Civil society protests in support of democracy and referendum
Doctors, firefighters, clergy, students and professors all mobilized against recent Spanish actions
Civil society spoke up on Friday: students, professors, doctors, firefighters, and the clergy have all voiced their support for Catalan institutions, democracy, and the October 1 independence referendum.
Students and professors
The presence of student organizations in the protests in these last few days has already been notable. On Friday, students also occupied the main campus building of the University of Barcelona, while others blocked circulation in one of the busiest streets in the city. All of this, to denounce the Spanish police actions and to support the right to self-determination.
Student-led protests weren’t only seen in the Catalan capital, however. All throughout Catalonia, in other major cities like Girona and Lleida, both students – and teachers – spoke in dissent. Ignasi Aldomá, professor of Geography at the University of Lleida said that “it can’t be” that what the majority of people feel and support receive, as an answer, “political repression” and “police repression,” a response meaning “you don’t exist.”
A warning of criminal charges
This declaration from academic circles also comes against a specific order: for institutions not to encourage or aid participation in October 1 referendum operations. In a letter by Enric Millo, Spanish government delegate in Catalonia, school principals of secondary education institutions were warned that any activity tied to the referendum could incur “criminal” charges. In his letter, Millo justifies this by explaining that as public authorities, they must respect the decisions taken by the Spanish Constitutional Court. Even “tacit” cooperation with referendum activity – like allowing school buildings to be used for the October 1 vote - could lead to the charges of breach of official duty, misappropriation of funds, or disobedience.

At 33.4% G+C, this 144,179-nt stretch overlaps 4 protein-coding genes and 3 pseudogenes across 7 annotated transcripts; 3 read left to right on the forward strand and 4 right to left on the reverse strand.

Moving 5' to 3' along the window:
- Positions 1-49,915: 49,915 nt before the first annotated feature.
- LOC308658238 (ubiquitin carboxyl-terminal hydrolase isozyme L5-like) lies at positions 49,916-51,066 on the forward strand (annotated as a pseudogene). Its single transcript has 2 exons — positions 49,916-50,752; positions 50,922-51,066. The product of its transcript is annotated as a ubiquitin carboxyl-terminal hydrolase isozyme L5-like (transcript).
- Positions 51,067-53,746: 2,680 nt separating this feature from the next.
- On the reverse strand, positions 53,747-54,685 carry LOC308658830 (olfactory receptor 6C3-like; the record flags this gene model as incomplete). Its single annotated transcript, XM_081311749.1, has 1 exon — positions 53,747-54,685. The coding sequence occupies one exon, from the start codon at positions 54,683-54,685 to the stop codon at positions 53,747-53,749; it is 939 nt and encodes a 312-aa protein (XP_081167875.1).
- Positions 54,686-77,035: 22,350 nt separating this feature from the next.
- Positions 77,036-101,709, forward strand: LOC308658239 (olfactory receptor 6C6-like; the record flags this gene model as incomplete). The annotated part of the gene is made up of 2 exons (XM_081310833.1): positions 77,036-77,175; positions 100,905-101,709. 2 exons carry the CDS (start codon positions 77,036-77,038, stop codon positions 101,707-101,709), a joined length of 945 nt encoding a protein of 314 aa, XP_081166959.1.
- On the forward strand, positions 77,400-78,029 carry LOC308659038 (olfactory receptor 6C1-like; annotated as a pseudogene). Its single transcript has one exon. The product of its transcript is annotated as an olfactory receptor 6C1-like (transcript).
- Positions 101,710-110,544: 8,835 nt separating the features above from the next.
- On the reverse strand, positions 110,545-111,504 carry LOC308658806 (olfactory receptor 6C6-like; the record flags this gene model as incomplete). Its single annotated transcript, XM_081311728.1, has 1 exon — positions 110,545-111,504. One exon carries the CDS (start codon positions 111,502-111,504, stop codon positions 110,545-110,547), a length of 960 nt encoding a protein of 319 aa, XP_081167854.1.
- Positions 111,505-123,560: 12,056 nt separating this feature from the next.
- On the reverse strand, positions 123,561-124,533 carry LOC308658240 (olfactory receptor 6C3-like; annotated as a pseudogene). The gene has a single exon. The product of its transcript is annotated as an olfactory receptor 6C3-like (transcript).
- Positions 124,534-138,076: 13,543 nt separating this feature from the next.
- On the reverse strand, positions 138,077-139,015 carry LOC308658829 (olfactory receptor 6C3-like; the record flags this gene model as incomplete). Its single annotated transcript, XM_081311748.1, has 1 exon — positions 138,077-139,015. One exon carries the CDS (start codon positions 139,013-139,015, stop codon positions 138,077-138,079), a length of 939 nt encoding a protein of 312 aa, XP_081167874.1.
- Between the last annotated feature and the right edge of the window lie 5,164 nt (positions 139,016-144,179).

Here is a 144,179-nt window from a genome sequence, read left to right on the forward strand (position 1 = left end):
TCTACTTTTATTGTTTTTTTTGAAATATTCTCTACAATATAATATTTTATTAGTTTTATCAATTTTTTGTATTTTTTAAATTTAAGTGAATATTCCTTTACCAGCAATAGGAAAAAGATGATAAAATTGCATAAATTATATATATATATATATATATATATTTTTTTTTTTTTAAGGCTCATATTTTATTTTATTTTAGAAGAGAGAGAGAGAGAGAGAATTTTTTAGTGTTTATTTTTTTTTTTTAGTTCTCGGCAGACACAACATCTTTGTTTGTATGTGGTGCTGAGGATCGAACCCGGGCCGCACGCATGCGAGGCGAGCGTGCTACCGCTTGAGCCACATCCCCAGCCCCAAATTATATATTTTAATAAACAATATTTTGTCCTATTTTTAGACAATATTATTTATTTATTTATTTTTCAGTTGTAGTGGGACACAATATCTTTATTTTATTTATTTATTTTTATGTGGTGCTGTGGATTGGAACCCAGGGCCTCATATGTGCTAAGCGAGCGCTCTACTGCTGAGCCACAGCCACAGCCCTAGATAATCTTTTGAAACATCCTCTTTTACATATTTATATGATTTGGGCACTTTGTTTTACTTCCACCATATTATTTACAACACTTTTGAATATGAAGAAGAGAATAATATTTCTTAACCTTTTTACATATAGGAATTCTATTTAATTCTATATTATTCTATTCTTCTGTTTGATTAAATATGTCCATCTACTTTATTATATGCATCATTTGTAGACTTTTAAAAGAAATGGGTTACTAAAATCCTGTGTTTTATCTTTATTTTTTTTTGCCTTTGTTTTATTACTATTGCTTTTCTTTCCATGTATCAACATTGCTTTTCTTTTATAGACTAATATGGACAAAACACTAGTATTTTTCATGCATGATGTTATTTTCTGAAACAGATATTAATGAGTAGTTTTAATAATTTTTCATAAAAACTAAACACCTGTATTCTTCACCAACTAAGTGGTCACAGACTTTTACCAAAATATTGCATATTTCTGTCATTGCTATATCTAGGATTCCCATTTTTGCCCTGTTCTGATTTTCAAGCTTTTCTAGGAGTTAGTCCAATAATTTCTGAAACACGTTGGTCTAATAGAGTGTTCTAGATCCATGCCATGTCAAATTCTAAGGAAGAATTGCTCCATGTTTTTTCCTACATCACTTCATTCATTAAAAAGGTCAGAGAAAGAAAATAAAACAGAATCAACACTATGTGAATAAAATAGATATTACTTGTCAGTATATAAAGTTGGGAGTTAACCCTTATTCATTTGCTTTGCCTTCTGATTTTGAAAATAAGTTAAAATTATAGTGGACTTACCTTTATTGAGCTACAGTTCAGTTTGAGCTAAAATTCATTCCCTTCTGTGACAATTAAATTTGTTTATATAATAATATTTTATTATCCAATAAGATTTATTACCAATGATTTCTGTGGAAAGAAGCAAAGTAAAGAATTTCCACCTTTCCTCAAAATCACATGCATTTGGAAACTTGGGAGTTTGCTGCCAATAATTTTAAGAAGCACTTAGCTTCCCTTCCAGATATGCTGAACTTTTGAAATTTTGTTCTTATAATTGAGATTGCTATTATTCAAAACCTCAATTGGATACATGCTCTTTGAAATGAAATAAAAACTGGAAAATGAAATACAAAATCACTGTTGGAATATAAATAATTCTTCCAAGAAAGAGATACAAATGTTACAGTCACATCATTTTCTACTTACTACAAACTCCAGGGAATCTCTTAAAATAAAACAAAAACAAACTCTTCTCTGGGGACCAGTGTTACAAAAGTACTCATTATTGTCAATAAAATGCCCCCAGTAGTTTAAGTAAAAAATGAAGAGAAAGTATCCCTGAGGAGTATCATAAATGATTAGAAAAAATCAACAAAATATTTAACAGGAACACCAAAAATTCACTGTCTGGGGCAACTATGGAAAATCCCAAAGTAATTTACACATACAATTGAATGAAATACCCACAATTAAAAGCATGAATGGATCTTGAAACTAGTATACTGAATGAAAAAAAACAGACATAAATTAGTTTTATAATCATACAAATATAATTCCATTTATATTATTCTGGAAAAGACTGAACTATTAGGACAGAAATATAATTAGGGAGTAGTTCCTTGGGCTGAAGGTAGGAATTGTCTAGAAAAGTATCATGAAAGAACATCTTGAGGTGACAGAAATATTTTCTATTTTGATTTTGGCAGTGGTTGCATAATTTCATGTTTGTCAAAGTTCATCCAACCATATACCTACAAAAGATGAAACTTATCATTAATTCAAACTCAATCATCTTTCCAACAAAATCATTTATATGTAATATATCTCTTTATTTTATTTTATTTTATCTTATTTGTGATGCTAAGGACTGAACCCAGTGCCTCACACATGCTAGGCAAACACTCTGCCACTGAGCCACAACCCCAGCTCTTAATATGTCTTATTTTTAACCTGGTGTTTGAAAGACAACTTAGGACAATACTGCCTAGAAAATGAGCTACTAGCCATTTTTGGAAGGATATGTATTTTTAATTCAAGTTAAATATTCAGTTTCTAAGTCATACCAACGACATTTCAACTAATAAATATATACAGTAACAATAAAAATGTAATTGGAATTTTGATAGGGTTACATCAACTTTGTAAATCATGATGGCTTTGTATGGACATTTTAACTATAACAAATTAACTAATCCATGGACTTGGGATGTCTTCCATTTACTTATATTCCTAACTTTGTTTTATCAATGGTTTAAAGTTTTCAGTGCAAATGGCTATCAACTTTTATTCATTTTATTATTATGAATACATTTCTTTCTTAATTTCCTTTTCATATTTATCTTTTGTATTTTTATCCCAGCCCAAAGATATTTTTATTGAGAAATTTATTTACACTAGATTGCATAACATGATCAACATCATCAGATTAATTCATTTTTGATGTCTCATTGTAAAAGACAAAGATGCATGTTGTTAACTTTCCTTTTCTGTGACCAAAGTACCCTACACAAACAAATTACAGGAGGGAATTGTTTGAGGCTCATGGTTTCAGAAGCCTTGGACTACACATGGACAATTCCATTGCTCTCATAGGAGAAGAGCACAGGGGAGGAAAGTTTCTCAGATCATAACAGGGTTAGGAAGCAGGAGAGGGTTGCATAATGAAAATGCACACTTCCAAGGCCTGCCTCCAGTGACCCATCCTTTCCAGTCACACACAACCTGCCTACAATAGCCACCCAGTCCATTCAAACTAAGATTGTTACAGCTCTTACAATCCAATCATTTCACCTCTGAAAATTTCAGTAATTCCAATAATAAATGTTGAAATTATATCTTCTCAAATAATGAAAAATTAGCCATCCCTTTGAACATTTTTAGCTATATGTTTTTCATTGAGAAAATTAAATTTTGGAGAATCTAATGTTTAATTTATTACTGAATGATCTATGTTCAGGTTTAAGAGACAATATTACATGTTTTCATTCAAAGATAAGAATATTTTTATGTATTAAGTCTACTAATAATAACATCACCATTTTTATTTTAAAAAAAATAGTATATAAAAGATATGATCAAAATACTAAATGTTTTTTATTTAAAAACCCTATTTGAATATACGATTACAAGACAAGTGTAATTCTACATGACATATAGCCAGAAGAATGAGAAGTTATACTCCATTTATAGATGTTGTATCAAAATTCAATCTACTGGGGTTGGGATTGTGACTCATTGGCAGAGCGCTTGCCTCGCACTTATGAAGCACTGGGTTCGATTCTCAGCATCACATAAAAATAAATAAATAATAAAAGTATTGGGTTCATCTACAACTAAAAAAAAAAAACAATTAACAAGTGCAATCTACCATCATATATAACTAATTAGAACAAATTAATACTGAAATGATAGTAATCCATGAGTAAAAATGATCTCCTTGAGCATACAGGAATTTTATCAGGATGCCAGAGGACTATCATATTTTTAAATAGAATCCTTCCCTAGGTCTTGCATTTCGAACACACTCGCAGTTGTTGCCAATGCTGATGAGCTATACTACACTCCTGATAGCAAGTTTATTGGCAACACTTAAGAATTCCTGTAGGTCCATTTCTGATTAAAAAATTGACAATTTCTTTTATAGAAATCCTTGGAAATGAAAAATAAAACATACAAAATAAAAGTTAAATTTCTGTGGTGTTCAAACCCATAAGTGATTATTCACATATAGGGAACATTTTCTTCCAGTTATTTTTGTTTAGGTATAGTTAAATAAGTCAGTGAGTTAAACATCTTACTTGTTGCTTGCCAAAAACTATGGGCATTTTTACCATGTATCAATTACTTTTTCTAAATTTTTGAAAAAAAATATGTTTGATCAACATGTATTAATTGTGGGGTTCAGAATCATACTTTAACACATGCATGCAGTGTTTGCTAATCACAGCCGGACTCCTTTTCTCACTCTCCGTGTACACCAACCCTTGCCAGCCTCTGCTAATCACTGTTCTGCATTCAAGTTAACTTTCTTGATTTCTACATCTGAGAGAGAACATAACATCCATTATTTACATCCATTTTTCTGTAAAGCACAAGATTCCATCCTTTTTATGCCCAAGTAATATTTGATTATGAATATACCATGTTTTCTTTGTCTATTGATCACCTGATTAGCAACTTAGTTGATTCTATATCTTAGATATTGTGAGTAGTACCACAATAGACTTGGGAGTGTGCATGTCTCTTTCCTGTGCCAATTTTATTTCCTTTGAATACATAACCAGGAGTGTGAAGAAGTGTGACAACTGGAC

"It can’t be that what’s felt and supported by the majority elicit police and political repression, a response saying 'you don’t exist.'"
Ignasi Aldomá · Ignasi Aldomá, professor of Geography at the University of Lleida
Healthcare professionals and unions
Members of the healthcare industry stood in protest on Friday as well. Gathering in hospitals and health centers of the Public service of the Catalan Health Institute (ICS) across Catalonia, these protests were organized by the union IAC, with the presence of various other unions and their alliances. Unions also stated that in case of a potential general strike, previsions had been made. The spokesperson for the Doctors of Catalonia Union, Albert Molins, expressed concern over the problems that “will not be solved if it’s not known what people want.” He further compared the current solution of prosecuting people and shutting down websites to tactics in some Eastern European governments seen some years ago.
The Catalan clergy
In a printed statement, the Catalan clergy voiced their support of the right to choose the country’s future. More than 300 priests and deacons, among others, signed a manifesto called the ‘Declaration on the Referendum on Self-Determination,’ in which they uphold the “fundamental right that every person has” to choose, which they deem “legitimate and necessary.” They explained that behind their statement are “evangelical and humanistic values” as well as a “sincere love of the people.” Among the signatories are Jesuits, Claretian, Escapists, Franciscans, Capuchins, Salesians and monks of Montserrat and Solius.
Firefighters in uniform
Among those who joined in the Friday protests were firefighters from all over Catalonia. Some of those who could not join in the demonstration wrote pro-referendum slogans on their trucks and drove by the City of Justice courts where the protests were held, some waving the Catalan flag out the window. Those who could attend wore their helmets and shirts denoting what unit or city they belonged to.